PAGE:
Not sure I did decide to write this memoir as such, I was writing a journal with personal stuff added in: an old man growing food and flowers because a kindly old man once showed him how as a child. But my dead brother Christopher’s voice edged him out, demanded to be heard. A freedom of information request for care records changed the direction. And a chance discovery in Barnardos office shaded the narrative. I did though “honour’ each stage and made myself as open as possible to the shifting sands of the story. I was not tempted at all to fictionalise though some (few) names were changed to protect the guilty.

You said in a Guardian article that gardening is your therapy. Can you tell us a bit more about this?

It is a place to go to grow, a beautiful semi-wild space but also sometimes, somewhere I can go to try to avoid overspill into my family life. It brings me peace, a non-verbal acceptance. I am good at it. Things grow for me. It is also inherently about nurturing small helpless infant things (of course)… and it comes with flavour, food and colour. 

How important have books been in your life? What is the one book you wish you had written?

When I was lost and had not much hope of making a life, I read, addictively, avidly, twentieth century American mostly: Hammett, Brautigan, Wolfe, Kesey, Roth, Bellow, even Mailer. I am not sure I wish I had written it, but the greatest writer I have worked with (and they include Amis, Barnes and Mamet) was Rian Malan, whose My Traitor’s Heart is still my benchmark.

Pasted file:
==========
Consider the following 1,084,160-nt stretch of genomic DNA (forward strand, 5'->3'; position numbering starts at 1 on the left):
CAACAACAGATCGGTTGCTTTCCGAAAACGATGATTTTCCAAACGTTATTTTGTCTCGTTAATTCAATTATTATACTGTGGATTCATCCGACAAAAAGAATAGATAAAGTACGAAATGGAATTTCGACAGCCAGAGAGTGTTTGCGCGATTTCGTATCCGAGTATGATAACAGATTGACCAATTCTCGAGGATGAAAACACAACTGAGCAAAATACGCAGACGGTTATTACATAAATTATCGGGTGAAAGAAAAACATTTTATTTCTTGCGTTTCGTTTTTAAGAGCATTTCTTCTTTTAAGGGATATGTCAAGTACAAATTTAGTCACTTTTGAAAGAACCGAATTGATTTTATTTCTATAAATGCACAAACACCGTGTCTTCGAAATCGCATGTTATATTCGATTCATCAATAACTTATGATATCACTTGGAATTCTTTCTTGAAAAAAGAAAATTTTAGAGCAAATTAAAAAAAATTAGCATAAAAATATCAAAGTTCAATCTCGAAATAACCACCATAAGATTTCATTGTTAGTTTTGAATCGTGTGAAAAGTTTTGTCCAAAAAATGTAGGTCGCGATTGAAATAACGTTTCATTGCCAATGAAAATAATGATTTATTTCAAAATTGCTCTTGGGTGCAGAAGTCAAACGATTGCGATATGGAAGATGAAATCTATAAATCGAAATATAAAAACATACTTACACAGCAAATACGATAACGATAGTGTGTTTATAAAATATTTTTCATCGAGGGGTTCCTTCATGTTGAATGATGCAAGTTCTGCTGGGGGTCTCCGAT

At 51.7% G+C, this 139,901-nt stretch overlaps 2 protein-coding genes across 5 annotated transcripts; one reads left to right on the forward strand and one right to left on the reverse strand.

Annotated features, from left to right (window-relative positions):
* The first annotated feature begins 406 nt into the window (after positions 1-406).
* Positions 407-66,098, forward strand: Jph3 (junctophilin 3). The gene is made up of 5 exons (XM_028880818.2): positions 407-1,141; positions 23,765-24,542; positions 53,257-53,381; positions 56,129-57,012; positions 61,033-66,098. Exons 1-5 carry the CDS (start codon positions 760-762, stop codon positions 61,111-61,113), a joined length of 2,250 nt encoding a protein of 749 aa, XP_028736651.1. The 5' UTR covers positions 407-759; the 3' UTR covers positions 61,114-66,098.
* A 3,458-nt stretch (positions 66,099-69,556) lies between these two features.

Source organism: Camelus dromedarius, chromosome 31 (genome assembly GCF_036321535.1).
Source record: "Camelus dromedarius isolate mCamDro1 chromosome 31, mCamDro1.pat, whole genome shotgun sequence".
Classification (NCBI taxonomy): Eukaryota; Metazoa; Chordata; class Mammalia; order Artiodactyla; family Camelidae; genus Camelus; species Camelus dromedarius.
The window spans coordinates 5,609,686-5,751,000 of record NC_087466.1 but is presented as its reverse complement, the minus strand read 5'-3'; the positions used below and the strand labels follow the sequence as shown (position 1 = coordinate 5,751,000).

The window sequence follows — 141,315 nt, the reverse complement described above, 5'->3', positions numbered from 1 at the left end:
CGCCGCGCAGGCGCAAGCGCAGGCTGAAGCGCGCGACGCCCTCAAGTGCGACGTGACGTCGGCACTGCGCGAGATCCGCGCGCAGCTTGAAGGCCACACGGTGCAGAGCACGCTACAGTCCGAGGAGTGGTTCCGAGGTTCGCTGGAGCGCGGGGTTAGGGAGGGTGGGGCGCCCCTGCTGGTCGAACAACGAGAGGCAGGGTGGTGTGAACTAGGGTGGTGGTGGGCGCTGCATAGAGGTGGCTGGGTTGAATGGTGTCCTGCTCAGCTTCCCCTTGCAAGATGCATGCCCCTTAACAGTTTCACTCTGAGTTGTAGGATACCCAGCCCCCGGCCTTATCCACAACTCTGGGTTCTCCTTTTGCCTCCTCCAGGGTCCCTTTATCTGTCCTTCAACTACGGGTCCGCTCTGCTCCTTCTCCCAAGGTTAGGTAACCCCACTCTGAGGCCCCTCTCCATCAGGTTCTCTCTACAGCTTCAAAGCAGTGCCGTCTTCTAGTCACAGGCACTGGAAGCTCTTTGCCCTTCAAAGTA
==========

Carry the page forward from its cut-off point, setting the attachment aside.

What advice do you have for would be memoirists/writers?

Write. Write. Write. Anything. Find your voice and stay true to it if you can. 

When you were growing up, did you have a mentor/role model? What motivated you?

My foster father gave me a home and safety, I will always owe him that and am aware of the debt I owe (though more clear-eyed now about the downside). Motivation? I wanted my brother and me to be happy, though later I also wanted to escape the claustrophobia of small village life.

Has becoming successful made a difference and has this affected your self belief/self worth?

I think it mostly affects the way people sometimes treat you. I came to journalism late (I was already well into my 30s) and had an ambition to work for a good paper if possible, to be part of a community, like a doctor, teacher or nurse. I was 45 when I became an editor (ancient, like the Queen mum), so “success” came very late though I have always I think had self-belief even when there wasn’t much evidence it was shared. None of it come close to meeting my wife in a late night cinema but close perhaps was finding out I can write, not sentences like Roth, or books like Malan, but like me. 

How does it feel now that people regard you as a role model, especially care leavers?

I am not sure this is the case. I was born lucky (or at least luckier than my brother) and am acutely aware that my luck isn’t widely shared among people brought up in care. 

Who is your favourite literary character from childhood and why?

Huckleberry Finn is hard to beat. Though I have a weakness too for Long John Silver. 

Plot 29 is published by Harper Collins

Follow Allan on Twitter: @allanjenkins21